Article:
You can use medicated feeds or other “medicines”. Here in the States our medicated feed normally contains Amprolium in a dosage that inhibits the reproduction of that Cocci bug. In the dosage in the feed it does not totally stop the reproduction, it still allows some reproduction so the chick can develop the immunity it needs later in life. Since broilers don’t have a “later life” so they don’t need that immunity many commercial operations use medicines that totally wipe out the bug. There are medical solutions available and you may need to look into them, but wet poop build-up is still unhealthy.

Commercial broilers are often raised on wire. If the chicks can’t eat the poop with the “eggs” in it, the bug doesn’t normally build up in those huge numbers that cause the problem. You still will get a really big pop build-up that will really stink if you don’t remove the poop so it is only a partial solution, but it can solve the Cocci problem. Maybe build trays that fit under your grating that you can pull out to empty?

You are considering grating so this may not be a problem, but wire sometimes has sharp nubs from the manufacturing process, either automatic welding of the wire or from the galvanizing process. These can chew up the chick’s feet. If that grating is galvanized you could have this problem. If those nubs are present they should all be on the same side, so check the wire or grating to make sure you are putting the smooth side up. Rub your hand across the wire or grating and put the side up that does not cause bleeding.

As I said, I don’t know that Coccidiosis is your problem but it sure sounds like it could be. Good luck!

 I grow a little impatient when people seem to think that they are unique in the world. Of course they are. Just like everyone else.

 

http://www.backyardchickens.com/a/how-much-room-do-chickens-need

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 I grow a little impatient when people seem to think that they are unique in the world. Of course they are. Just like everyone else.

 

http://www.backyardchickens.com/a/how-much-room-do-chickens-need

Reply
post #3 of 6

I wonder about the heating;  are they too warm?  I have raised the Cornishx birds a few times, and  find that they generate so much heat themselves, after about three weeks of age, nearly no extra heating is needed.  I agree about the wet/dirty bedding, they need it improved more often.  Why are your birds dying?  Post-mortem exams done?  Heart failure is a huge issue, and joint problems.  They don't handle heat well at all, high ambient temps are deadly.  They tend to sit in front of the feeder, and not move easily to warmer or cooler locations.  I think they are pathetic little guys who shouldn't be produced at all!  It's economics, not animal welfare.  The slightly slower growing broiler strains (here freedom ranger types) will take longer but survive much better.  I wouldn't try to raise Cornishx birds in warmer summer temps at all.  Mary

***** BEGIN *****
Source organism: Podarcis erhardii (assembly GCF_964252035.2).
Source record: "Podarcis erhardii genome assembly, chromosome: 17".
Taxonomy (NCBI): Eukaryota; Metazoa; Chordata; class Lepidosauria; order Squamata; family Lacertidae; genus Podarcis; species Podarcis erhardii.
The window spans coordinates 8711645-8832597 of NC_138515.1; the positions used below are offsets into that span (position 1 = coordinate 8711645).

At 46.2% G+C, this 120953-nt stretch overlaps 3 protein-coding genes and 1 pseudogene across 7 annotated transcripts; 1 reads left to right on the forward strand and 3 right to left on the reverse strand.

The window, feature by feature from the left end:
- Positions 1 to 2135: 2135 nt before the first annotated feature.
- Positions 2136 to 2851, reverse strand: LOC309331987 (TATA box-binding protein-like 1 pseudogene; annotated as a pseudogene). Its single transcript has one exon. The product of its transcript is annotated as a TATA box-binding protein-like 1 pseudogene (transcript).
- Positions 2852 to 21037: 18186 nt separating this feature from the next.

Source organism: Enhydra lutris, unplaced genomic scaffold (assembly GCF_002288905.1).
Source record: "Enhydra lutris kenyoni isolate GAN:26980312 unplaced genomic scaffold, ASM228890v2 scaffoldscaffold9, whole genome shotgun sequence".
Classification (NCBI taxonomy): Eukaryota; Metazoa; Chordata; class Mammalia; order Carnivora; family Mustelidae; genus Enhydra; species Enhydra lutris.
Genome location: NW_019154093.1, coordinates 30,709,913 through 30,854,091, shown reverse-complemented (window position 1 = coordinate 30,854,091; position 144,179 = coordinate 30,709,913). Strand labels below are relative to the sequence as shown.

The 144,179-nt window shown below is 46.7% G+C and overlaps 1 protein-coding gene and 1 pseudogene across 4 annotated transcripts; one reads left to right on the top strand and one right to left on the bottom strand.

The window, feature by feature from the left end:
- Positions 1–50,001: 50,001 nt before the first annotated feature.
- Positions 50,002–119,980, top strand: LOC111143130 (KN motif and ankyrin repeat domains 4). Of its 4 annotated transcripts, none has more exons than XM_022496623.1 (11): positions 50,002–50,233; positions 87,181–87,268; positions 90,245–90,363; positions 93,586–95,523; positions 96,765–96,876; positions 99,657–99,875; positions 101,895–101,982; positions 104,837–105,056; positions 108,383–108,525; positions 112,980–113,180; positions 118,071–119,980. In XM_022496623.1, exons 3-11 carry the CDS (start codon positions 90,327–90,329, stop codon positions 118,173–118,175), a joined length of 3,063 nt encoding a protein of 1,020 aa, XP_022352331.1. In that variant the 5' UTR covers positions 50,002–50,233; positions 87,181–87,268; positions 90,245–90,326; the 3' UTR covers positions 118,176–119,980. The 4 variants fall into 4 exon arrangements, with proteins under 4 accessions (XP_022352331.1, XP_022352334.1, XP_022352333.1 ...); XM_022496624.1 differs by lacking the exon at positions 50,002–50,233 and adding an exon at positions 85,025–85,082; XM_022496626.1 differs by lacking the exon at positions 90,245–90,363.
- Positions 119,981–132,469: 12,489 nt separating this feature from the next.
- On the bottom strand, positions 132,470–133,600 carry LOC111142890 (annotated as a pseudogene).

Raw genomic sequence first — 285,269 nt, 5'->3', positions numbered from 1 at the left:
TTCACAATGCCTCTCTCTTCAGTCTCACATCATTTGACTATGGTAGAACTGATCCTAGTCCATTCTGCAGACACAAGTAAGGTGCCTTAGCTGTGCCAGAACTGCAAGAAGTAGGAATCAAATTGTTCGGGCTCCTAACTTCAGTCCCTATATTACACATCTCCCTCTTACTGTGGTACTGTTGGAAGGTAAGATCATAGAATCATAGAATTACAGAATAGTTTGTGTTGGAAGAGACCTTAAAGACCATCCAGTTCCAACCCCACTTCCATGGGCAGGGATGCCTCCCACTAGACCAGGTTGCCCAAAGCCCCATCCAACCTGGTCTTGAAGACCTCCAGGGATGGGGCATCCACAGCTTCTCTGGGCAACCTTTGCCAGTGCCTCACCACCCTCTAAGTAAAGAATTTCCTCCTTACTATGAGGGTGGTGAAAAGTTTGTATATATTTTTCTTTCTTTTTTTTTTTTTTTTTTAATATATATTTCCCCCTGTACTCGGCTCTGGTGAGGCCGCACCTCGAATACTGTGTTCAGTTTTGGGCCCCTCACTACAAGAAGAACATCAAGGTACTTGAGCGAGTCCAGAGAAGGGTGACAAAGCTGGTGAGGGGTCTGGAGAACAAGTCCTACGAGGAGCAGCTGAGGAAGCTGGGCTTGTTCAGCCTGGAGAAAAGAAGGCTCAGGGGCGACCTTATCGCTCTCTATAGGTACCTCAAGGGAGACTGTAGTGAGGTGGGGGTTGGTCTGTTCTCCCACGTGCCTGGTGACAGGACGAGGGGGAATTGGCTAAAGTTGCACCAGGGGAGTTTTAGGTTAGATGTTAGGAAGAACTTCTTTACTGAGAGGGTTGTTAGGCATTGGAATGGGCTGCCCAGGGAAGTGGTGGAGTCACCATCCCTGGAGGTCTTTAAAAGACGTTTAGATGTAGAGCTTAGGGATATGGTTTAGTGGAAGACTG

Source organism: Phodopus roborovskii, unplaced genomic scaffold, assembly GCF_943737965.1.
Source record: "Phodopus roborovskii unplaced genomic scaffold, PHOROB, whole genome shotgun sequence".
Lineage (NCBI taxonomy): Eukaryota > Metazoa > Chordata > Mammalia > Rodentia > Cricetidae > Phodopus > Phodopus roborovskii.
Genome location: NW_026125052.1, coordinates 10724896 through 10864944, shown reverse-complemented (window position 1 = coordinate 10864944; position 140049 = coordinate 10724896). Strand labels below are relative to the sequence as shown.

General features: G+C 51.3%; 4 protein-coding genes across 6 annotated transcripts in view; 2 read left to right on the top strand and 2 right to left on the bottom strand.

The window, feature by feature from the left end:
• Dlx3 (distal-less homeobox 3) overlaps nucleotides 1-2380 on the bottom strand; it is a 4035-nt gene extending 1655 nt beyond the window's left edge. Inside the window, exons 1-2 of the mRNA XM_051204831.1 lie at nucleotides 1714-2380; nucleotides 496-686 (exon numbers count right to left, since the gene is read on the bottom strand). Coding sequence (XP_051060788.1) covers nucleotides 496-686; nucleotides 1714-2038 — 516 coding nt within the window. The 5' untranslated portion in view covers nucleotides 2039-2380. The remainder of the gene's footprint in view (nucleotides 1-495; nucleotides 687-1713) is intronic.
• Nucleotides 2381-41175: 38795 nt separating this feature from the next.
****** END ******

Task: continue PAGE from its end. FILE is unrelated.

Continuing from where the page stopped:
post #4 of 6
Thread Starter 

Coccidiosis could most certainly be the problem here as the description seems to fit the manner in which they were dying.

 

I appreciate your lengthy response and diagnosis. 

 

I will keep updated on how this turns out with my new set up......

post #5 of 6
Thread Starter 

@Folly's place

I don't think they were too warm as the heat was concentrated in one area in the house, They would need to get under the bulbs to heat up and had ample space to move around.

I have no idea how to do Post Mortems on birds to be honest.

I had a nipple drinking system which would leak a lot on the floor and I suspect that the wet floor mixing with bedding and droppings contributed highly to the deaths.

 

I would notice several respiratory issues such as snorting etc. Not sure what that would suggest.

 

I agree totally that broilers aren't to be produced at all. it gives me the shivers watching them grow at such a rapid pace as opposed to the free rangers.

 

But I have a whole lot of customers sitting on my head demanding that that's what they want.....

post #6 of 6

Wet bedding is never good, and it's sad that things went so badly.  I've never used the nipple watering system, but thought it wasn't as likely to leak?  Apparently not.  What I noticed most about the Cornishx birds was their unwillingness to move around much at all.  Mine would 'plotz' in front of the feeder regardless of conditions there.  Mary